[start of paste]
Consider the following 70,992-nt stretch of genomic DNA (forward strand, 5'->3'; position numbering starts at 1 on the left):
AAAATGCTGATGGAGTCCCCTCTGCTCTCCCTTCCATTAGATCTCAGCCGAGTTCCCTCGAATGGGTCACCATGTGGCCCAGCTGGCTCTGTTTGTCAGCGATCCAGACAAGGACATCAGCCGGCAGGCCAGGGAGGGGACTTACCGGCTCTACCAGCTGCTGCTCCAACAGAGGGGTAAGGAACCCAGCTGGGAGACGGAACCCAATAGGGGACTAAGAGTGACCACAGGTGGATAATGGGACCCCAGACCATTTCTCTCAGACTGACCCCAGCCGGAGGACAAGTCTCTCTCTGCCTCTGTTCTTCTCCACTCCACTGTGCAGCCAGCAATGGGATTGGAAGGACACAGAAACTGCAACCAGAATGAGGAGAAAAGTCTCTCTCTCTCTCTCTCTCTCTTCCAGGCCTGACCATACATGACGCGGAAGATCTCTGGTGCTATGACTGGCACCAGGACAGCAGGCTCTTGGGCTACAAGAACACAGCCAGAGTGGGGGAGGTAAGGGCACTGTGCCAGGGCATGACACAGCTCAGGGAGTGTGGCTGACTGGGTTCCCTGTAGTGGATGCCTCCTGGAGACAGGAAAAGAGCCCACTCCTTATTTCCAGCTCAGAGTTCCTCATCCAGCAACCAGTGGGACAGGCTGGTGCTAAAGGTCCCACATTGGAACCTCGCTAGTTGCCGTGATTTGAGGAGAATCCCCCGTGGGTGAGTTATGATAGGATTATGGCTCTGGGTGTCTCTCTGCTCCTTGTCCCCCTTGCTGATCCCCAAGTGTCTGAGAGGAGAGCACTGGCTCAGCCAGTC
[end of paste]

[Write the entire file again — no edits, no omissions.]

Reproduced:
Consider the following 70,992-nt stretch of genomic DNA (forward strand, 5'->3'; position numbering starts at 1 on the left):
AAAATGCTGATGGAGTCCCCTCTGCTCTCCCTTCCATTAGATCTCAGCCGAGTTCCCTCGAATGGGTCACCATGTGGCCCAGCTGGCTCTGTTTGTCAGCGATCCAGACAAGGACATCAGCCGGCAGGCCAGGGAGGGGACTTACCGGCTCTACCAGCTGCTGCTCCAACAGAGGGGTAAGGAACCCAGCTGGGAGACGGAACCCAATAGGGGACTAAGAGTGACCACAGGTGGATAATGGGACCCCAGACCATTTCTCTCAGACTGACCCCAGCCGGAGGACAAGTCTCTCTCTGCCTCTGTTCTTCTCCACTCCACTGTGCAGCCAGCAATGGGATTGGAAGGACACAGAAACTGCAACCAGAATGAGGAGAAAAGTCTCTCTCTCTCTCTCTCTCTCTTCCAGGCCTGACCATACATGACGCGGAAGATCTCTGGTGCTATGACTGGCACCAGGACAGCAGGCTCTTGGGCTACAAGAACACAGCCAGAGTGGGGGAGGTAAGGGCACTGTGCCAGGGCATGACACAGCTCAGGGAGTGTGGCTGACTGGGTTCCCTGTAGTGGATGCCTCCTGGAGACAGGAAAAGAGCCCACTCCTTATTTCCAGCTCAGAGTTCCTCATCCAGCAACCAGTGGGACAGGCTGGTGCTAAAGGTCCCACATTGGAACCTCGCTAGTTGCCGTGATTTGAGGAGAATCCCCCGTGGGTGAGTTATGATAGGATTATGGCTCTGGGTGTCTCTCTGCTCCTTGTCCCCCTTGCTGATCCCCAAGTGTCTGAGAGGAGAGCACTGGCTCAGCCAGTC